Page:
Some 147 parents of the 244 children whose weights and heights were obtained returned their questionnaires. However, only 109 of these surveys were sufficiently complete for use in this study. Over one-half of their children involved in the Head Start program were 4 years old, while the others were 3 years old. Nearly 75 percent of the children were African-American, while some 26 percent were of Hispanic background. Over 28 percent of the 109 children whose parents completed the surveys were classified as overweight. Two-thirds of the overweight children were African-American.

Results of the survey showed that a majority of the children were afraid to try new foods, regularly ate breakfast, and had good appetites. Nearly 60 percent of the parents stated that their children often ate fruits and vegetables (perhaps as a result of foods eaten while attending the Head Start program). About 48 percent of the parents allowed their children to choose their snacks when shopping for food, an item that had a strong correlation with the BMI of these children.

As for the frequency of food intake, three of every five parents indicated that their children often or always consumed whole milk, regular cheese, and processed meats. Nearly one-half noted that their children always or sometimes ate deep fried and breaded foods. Statistical analyses of the dietary intake of children revealed that the type of food and frequency consumed was significantly correlated with children’s BMI, especially consumption of desserts, foods containing rich sauces and gravies, salted nuts, chips, and doughnuts.

When the focus of the study shifted to parents’ attitudes toward nutrition, about one-half of the parents indicated that they often made children finish the food on their plates, offered them dessert as a way to make them finish the food on their plates, or removed privileges from their children if they felt they did not eat enough at mealtimes. These attitudes had a positive correlation on the BMI of their children. Parents were then asked to respond to 11 nutritional-knowledge multiple-choice questions. The percentage of correct responses ranged from a low of 25 percent to a high of 71 percent.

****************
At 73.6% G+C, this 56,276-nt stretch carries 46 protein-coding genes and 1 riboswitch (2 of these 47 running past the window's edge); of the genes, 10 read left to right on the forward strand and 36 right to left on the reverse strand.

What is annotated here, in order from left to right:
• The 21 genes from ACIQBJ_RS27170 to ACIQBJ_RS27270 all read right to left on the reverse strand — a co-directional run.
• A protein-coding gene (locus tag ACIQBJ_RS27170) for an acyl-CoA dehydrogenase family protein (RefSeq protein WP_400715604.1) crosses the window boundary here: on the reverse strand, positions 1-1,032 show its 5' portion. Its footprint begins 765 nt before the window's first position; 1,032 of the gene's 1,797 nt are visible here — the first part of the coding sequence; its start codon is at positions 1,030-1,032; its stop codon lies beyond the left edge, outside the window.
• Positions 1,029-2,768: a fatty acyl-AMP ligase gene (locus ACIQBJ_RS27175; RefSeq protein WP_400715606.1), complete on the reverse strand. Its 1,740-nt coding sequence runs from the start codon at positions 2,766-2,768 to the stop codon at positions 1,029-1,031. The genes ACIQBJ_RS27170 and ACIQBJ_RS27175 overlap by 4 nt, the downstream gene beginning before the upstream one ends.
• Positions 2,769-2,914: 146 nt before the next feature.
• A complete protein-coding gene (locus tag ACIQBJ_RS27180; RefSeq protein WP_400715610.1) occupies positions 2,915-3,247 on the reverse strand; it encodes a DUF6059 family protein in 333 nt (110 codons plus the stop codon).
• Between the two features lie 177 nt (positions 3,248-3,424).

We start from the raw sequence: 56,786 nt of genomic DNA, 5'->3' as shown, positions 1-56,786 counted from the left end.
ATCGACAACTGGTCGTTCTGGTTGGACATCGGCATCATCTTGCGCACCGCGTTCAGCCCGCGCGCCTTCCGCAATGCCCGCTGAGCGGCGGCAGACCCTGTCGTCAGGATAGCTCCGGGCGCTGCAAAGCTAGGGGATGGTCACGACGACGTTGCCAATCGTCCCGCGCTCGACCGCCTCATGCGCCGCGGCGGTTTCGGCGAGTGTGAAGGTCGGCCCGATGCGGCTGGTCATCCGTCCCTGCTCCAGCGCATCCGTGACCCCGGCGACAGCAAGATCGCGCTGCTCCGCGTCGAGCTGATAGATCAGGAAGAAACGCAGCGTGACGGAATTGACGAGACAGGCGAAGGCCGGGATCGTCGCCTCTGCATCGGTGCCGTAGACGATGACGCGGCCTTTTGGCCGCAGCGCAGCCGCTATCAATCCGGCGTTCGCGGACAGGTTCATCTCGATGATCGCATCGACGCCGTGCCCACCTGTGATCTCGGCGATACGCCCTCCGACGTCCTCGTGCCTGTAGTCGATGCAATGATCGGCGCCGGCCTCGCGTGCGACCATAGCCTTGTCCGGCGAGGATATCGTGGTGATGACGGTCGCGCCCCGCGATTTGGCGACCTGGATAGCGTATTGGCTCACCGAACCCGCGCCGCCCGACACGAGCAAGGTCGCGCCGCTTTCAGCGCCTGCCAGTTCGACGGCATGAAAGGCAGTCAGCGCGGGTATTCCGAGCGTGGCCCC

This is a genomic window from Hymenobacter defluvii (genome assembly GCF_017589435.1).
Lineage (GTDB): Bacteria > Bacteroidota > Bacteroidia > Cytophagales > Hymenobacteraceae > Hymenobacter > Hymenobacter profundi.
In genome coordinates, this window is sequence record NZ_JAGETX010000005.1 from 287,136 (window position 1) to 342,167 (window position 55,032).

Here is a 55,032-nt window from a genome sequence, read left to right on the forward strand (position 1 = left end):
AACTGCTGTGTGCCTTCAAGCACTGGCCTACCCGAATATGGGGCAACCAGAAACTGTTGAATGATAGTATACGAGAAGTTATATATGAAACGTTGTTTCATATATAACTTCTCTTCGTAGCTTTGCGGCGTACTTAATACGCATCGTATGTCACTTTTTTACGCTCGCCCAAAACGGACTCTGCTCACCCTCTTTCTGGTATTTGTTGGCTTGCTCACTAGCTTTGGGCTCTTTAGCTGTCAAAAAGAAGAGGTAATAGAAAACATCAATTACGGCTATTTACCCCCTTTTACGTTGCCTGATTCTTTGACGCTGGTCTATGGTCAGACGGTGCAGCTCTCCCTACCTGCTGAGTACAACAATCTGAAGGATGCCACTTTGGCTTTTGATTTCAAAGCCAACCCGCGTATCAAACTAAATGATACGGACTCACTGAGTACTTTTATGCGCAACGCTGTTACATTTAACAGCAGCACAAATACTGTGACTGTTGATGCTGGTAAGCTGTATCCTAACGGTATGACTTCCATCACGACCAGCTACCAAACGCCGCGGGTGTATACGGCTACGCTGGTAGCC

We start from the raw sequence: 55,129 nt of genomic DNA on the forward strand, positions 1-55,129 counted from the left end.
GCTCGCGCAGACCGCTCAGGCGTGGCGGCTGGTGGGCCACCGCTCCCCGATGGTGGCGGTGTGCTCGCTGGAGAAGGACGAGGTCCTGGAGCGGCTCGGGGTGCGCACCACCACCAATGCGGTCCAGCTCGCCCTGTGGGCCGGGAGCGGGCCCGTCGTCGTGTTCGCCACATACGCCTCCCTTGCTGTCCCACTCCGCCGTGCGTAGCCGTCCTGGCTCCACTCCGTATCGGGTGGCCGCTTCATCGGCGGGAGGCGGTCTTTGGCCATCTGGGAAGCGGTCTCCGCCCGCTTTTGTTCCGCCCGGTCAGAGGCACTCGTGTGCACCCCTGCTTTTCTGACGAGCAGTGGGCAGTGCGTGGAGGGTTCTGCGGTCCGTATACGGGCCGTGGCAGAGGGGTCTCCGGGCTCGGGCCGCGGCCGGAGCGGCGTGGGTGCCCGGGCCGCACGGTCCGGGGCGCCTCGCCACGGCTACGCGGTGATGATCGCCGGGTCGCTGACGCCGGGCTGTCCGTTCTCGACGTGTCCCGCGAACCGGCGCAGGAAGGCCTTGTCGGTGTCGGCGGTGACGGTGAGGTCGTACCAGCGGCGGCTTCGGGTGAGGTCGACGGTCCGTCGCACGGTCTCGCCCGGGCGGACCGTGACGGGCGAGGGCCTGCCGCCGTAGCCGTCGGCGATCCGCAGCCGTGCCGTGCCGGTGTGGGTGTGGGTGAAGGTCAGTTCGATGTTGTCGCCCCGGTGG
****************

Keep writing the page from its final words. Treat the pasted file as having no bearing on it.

In order to assess the diversity of factors that might influence the BMI of Head Start children in the study, a multiple regression model was developed that contained eight key independent variables (children’s dietary habits, food intake, exercise habits, and family weight status and parents’ BMI, exercise habits, attitudes towards nutrition, and nutritional knowledge). The results suggested that few of the variables proved significant and that the explained variance was very low.

The results of the study offer some inkling of the factors that place young children at risk with regard to their weight. The small sample of Head Start children ages 3-4 revealed that many are already showing symptoms of being overweight. Parents play a critical role in determining the type of food their children eat and the frequency with which they eat it. But, the study shows that parents had poor nutritional knowledge and contributed to their children’s weight problems by allowing them to choose foods when shopping (many which have limited nutritional value) and feeding them foods that were high in fats and calories.